Some good stuff from her used to live online at HBR. Executive Presence is very good on this topic. The best thing I’ve seen from her is a private research study/report on Sponsorship that she/her team did for a bunch of large companies in the early '10s, which used to cost ~$300. I had a copy of it in my cubby at Orbital, sob. If I can figure out how to scan it I will send it to you.
Sigh. I wish I could remember the name of the guy who started a paid email newsletter service maybe 5-6 years ago, at the outset, to support his who sister had this weird/cool email. He wrote a great “goodbye” email that’s somewhere in my inbox, he never took venture. Mailchimp grew organically focused on not-sexy small businesses.
I mean, look, I’m pretty sure we’ve talked about this before, re: crowdfunding. Substack et al are basically financial services transactors Their revenues are based on earning 10% of the revenue from their paying newsletters. If they hadn’t taken venture they’d probably be gone by now.
Otoh, though, they’re not incentivized to build stuff that helps someone like me get to X paying subscribers over 5 years. Instead, they’re out there looking for people who already have platforms to 10X it.
I think this is my own thought, have a blank scrivener doc open, but haven’t dug into who else might be writing about it.
No worries about robot moderation, I’m not complaining just letting you know fyi!
@anne EXTREMELY RANDOM QUESTION (that you might’ve already answered somewhere?): what are your thoughts on MBAs? :troll_face: And, I guess, in general how people do (or maybe should?) learn about business today?
also… some replies to the above:
(have been basically offline for a few weeks, in [mental] hiding from everything going on.)
I would love that!
ah I forgot about gum road guy, I really liked that post!
Yes! I always say this about Airbnb. It’s literally…a hyper-global payments platform. (They’ve put significant resources into figuring out how to move money around even in parts of the world that don’t really support international online payments as we know them.)
hmmmm I love this as the seed of something that should exist. this is why I like a lot of indieweb and p2pweb tech stuff. it feels like people are making it for themselves on a really small scale, not like “the well off promoting the highly regarded” (misquoting wendy brown, here.)
didn’t know you use scrivener! among my niche Mac software favs
That’s two questions, so I’ll answer the easiest one first, lol. Get a Wall Street Journal subscription, and start reading the WSJ and business (lol style too) sections of the Times. A college classmate gave me this advice, and I think it holds up. It’s like learning a new language, a lot of it won’t sink in until it does. Also the editorial pages are not the WSJ, which has done brilliant, deep reporting that is skeptical of some of the tech bullshit that we’re about to start seeing does not hold up.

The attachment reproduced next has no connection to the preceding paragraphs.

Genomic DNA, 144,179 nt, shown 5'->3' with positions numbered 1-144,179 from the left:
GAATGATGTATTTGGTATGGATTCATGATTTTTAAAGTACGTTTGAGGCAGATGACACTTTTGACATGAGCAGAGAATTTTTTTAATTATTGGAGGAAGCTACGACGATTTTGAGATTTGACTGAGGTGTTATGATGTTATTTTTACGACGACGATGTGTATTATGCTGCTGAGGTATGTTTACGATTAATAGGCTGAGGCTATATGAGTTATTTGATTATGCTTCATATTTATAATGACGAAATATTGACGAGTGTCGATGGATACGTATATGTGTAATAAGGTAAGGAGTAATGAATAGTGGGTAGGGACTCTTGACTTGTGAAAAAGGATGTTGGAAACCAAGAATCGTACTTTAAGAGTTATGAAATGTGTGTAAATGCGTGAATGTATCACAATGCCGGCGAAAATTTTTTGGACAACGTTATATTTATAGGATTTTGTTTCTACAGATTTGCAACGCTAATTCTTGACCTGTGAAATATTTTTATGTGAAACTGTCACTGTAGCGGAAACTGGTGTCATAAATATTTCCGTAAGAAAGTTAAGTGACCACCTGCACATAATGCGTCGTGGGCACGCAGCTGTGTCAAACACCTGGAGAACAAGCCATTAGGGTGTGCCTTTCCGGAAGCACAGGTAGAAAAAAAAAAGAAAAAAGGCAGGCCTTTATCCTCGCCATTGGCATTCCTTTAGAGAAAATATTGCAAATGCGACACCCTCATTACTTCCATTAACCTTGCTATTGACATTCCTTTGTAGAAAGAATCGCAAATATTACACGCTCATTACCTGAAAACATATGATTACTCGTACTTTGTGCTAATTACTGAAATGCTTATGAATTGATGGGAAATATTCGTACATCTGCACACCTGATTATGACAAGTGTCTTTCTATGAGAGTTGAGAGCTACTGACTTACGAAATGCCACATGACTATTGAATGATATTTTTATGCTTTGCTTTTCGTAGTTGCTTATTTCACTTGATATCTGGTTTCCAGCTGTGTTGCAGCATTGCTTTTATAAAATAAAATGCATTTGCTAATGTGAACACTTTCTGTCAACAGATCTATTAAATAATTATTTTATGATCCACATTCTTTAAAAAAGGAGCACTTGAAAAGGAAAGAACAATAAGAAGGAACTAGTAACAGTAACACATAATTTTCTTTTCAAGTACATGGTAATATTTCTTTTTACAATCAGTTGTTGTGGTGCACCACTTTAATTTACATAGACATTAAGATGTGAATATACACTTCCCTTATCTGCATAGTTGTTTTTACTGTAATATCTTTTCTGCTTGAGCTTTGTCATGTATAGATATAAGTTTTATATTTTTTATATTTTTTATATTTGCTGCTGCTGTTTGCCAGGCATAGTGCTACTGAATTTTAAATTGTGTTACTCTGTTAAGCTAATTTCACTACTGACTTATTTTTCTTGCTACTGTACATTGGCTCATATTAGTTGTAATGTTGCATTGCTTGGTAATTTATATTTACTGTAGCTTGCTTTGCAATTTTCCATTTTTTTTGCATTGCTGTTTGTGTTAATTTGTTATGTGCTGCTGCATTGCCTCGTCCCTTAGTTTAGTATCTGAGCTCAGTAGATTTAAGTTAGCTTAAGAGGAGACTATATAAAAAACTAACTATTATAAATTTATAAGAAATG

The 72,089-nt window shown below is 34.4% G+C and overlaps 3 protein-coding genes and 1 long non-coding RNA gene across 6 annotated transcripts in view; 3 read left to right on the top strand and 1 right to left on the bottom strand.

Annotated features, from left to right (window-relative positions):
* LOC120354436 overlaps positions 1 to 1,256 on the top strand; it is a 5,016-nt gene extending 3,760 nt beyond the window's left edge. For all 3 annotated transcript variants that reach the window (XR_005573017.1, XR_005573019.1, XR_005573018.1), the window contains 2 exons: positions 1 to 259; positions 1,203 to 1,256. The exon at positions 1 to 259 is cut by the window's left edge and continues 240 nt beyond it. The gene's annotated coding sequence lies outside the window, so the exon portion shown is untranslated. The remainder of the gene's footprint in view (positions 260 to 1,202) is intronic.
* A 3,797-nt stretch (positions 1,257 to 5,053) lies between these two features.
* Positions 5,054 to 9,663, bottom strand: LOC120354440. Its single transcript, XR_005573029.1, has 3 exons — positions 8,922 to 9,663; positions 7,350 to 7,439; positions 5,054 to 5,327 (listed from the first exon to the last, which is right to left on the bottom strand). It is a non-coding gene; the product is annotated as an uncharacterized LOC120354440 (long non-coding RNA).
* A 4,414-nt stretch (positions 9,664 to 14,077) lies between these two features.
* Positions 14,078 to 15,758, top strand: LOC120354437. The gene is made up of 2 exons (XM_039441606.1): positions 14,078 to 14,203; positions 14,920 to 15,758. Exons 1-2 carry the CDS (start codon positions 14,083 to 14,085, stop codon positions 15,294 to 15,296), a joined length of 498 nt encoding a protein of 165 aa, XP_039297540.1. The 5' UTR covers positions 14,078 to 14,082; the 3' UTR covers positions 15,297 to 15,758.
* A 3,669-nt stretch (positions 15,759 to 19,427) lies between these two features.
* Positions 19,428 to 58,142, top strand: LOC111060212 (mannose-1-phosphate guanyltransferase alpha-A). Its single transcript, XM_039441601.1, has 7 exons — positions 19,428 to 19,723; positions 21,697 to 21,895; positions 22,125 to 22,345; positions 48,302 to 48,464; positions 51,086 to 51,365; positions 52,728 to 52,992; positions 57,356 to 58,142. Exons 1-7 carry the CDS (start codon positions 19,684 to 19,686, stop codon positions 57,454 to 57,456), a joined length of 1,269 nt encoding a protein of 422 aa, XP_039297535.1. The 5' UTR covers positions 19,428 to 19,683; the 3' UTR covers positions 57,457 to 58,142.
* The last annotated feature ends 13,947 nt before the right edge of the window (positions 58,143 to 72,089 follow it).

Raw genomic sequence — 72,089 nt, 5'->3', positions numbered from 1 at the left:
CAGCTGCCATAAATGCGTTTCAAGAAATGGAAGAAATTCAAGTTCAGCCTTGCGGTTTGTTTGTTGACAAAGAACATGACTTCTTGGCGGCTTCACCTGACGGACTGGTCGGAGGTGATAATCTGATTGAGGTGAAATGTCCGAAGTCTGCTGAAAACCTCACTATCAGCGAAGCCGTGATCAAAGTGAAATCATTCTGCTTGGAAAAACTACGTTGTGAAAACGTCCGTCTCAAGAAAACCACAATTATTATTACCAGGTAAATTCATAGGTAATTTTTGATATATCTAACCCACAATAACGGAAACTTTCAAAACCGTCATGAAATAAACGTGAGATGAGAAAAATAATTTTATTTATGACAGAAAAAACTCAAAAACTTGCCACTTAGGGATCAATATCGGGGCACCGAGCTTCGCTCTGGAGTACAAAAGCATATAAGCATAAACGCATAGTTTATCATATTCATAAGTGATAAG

The MBA question is complicated. I loved business school. For one thing, I wasn’t a skilled student when I got to college. By the time I got to bschool I was determined to make the most of every resource, and I went to Wharton, so the resources were plentiful. I also made some lifelong friends there who have seen me through a lot. Some of my professors and administrators are still mentors and friends. It was a fantastic experience.
That said, I didn’t pay cash for bschool. At the time I think it cost a bit more than 100K all in. And I went to a full time program while I was working full time, an “executive program,” so my employer laid out the cash as part of my comp package.
I did not graduate with so much debt that I was required to take on a values-challenging job. Into an improving economy that gave me a lot of options. (I freelanced for a long time, though in the late 90s I had one stable client that kept me occupied a lot of the time. My health insurance cost something like 150 a month.)
What I’ve been telling people for the last few years – particularly women but really applicable to anyone who might have career discontinuities relevant to caregiving – it that you don’t want to take on a boatload of debt when you might think you’re deciding to stop working for a couple of years. Because what I’ve seen via involvement in alumnae efforts is many, many women who stop working for any reason who can’t get back into the workforce at the level they had been at. Particularly over 40.
So if you have to pay for it yourself, lose 2 years of income, and you don’t have $100-200K to pay for it in the bank…dot dot dot…
Of late, schools are experimenting with 1 year MBA programs. That’s interesting. I was also fascinated to see that the University of Illinois discontinued their IRL MBA program. I mean, maybe nobody wants to be in the farm belt for 2 years at a top engineering school. And nobody in Chicago wants to go to U of I when Chicago and Northwestern have many different programs. But I thought that was crazy.
All of that said, all bets are off right now. My guess is that some schools won’t come back from this. Illinois will look prescient. That unproven online instruction that’s all being rolled out now will become the MBA experience that most people have.
The MBA experience that I had won’t exist any more. Even at elite schools like Wharton. They will have high touch in person stuff that supplements online and builds network (and keeps endowments fat.)
If you can go to NYU bschool as one of your benefits, you should absolutely do it. It’s a great credential. You just have to know that you don’t learn to manage or other practical stuff in bschool. You learn to become an analyst. But then, to borrow from our friend Ray, you can see a lot more about how the machine works. You can use those skills in not-for-profits, because they’re the same skills dressed up differently. And it’s always great to learn in a cohort. Even it it’s online. and my guess is that NYU of all places knows how to do online well. Maybe there are joint programs with what used to be called ITP (maybe still is?) and other tech related things that would be interesting and cutting edge.)
Also, it’s easier to see capitalism when you understand how capital operates, and know its vocabulary. (And I don’t claim a deep understanding, lol. But it’s deeper than it was before I went back to school.)
All of that was a stream of consciousness answer that I think contains everything i think about the mba. Lol.
oh and PS have you read Lower Ed by Tressie McMillan Cottom? She’s writing mostly about women (editing this to say, specifically black women, I did not mean to white them out) who elect to get degrees from for-profit institutions, and why the credential actually matters to them (and how many people get screwed in the process.) I felt like her thinking on"credentialism" applies across the board.